Sunday, January 30, 2011

Dominant 7th Chords

Scales: whole tone off the tonic, diminished off the flat 2nd, minor/melodic off the 2nd (the relative minor in the I chord), minor/melodic off the 6th. Twist that to get some blues. The basic scale and its arpeggiated structures. And its passing tones of course which can pivot to other keys depending on melody or dramatic tension.

What's Going On Within the Egyptian Military ?

Just saw on twitter:

Unconfirmed reports: high ranking Mutiny in the Army by a senior general due to refusal to shoot protestors. Unverified as of yet.

Saturday, January 29, 2011

Obama in 2009: Mubarak Not Authoritarian

Justin Webb (journalist): Do you regard President Mubarak as an authoritarian ruler?

President Obama: No, I tend not to use labels for folks. I haven't met him. I've spoken to him on the phone. He has been a stalwart ally in many respects, to the United States. He has sustained peace with Israel, which is a very difficult thing to do in that region. But he has never resorted to, you know, unnecessary demagoging of the issue, and has tried to maintain that relationship. So I think he has been a force for stability. And good in the region. Obviously, there have been criticisms of the manner in which politics operates in Egypt. And, as I said before, the United States' job is not to lecture, but to encourage, to lift up what we consider to be the values that ultimately will work - not just for our country, but for the aspirations of a lot of people.(1)

1BBC interview regarding Cairo speech

Friday, January 28, 2011

Good News From Tunisia

Facing mounting public pressure and the demands of a powerful labor union, Tunisia's interim government named 12 new ministers to the Cabinet late Thursday and removed those with ties to ousted authoritarian President Zine el Abidine ben Ali.(1)

This shows control of the streets is absolutely decisive, as is working class power, when organized.

1'Tunisia names 12 new ministers to Cabinet' - LA Times

Thursday, January 27, 2011

People Power Revolution

The mass protests in the Egypt now, following Tunisia, remind me somewhat of the People Power movement in the Philippines which culminated in the overrun of the Malacanang in 1986.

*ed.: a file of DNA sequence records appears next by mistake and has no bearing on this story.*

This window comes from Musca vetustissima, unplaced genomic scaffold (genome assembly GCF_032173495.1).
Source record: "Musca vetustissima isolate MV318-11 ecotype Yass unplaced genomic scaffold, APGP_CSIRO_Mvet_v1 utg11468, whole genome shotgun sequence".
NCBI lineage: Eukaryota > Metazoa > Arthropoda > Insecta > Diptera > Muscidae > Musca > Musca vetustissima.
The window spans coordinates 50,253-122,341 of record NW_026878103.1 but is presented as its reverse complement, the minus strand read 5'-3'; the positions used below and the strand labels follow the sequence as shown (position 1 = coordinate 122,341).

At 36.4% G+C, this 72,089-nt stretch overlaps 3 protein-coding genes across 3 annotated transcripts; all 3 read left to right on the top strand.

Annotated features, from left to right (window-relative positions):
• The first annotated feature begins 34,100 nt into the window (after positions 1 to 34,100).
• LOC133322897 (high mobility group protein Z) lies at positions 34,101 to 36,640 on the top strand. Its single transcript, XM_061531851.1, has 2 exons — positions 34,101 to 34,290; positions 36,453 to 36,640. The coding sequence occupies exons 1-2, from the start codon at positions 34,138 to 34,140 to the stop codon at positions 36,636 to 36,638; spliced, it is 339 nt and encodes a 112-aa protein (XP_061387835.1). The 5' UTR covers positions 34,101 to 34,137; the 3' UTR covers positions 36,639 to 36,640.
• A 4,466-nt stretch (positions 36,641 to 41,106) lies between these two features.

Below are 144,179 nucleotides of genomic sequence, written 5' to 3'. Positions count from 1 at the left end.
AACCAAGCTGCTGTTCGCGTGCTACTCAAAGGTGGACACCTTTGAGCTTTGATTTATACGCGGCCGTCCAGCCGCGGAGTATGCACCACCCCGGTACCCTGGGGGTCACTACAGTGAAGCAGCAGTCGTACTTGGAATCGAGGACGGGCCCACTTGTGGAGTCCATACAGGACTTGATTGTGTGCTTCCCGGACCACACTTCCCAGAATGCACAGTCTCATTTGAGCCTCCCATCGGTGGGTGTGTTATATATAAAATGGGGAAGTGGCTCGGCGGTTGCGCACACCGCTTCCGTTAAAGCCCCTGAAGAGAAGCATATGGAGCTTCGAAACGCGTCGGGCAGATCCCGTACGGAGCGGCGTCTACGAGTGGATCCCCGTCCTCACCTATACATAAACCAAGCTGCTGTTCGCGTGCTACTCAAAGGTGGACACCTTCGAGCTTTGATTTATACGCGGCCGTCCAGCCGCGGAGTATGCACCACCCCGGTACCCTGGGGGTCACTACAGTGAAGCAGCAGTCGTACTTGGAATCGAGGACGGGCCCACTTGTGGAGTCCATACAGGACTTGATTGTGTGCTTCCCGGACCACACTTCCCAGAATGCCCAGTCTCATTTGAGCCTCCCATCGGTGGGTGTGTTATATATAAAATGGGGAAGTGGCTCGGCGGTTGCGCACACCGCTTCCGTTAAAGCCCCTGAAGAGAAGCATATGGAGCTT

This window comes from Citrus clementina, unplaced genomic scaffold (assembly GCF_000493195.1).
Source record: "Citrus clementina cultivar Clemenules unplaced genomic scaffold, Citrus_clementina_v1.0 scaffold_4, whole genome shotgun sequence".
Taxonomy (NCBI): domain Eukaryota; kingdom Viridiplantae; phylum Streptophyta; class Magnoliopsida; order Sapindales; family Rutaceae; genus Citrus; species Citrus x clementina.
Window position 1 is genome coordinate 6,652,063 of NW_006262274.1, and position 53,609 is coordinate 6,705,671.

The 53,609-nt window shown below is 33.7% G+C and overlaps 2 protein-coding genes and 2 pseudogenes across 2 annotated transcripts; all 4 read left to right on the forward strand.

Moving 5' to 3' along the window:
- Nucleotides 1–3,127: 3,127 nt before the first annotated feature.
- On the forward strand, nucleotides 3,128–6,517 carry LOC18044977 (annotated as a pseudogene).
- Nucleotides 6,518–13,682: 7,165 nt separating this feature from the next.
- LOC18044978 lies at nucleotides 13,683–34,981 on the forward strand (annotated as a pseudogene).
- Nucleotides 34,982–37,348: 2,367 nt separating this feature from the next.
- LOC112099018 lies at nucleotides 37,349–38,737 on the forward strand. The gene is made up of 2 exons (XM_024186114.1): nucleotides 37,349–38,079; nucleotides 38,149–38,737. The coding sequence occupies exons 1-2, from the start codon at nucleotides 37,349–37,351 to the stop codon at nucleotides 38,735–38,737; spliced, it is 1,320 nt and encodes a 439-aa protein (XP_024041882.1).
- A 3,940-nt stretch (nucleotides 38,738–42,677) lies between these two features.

In that case, business elites who had been shut out of power during the Marcos period were able to stage a counter-revolution, leaving the country miserably poor to this day. This is mostly because the Communist party - as the most visible representative of the Left - boycotted elections in 1986 which would have seen them probably gain a plurality of the vote. Keep in mind, the party's military wing controlled most of the countryside and had a strong presence in the slums of the major cities at that time. What exists now is less than a shadow. The US backed Marcos nearly until the end just as they are backing Mubarak now. The big question is whether factions of the business elite will be able to stage a counter-revolution when Mubarak steps down - as I believe he will have to. Or if the system is toppled and something much more humane put in its place.

Biden: Mubarak Not A Dictator

On the PBS News Hour, today:

“Mubarak has been an ally of ours in a number of things. And he’s been very responsible on, relative to geopolitical interest in the region, the Middle East peace efforts; the actions Egypt has taken relative to normalizing relationship with – with Israel. … I would not refer to him as a dictator.”

1'Joe Biden says Egypt's Mubarak no dictator, he shouldn't step down...'

Wednesday, January 26, 2011

Suez 1.26

Protesters Control the Streets

Police Headquarters Burns

Tuesday, January 25, 2011

Tear Gas, Made in America, for Egyptian Protesters

Violence Against Humans = Violence Against Property ?

The Times does it with style, writing about Egypt: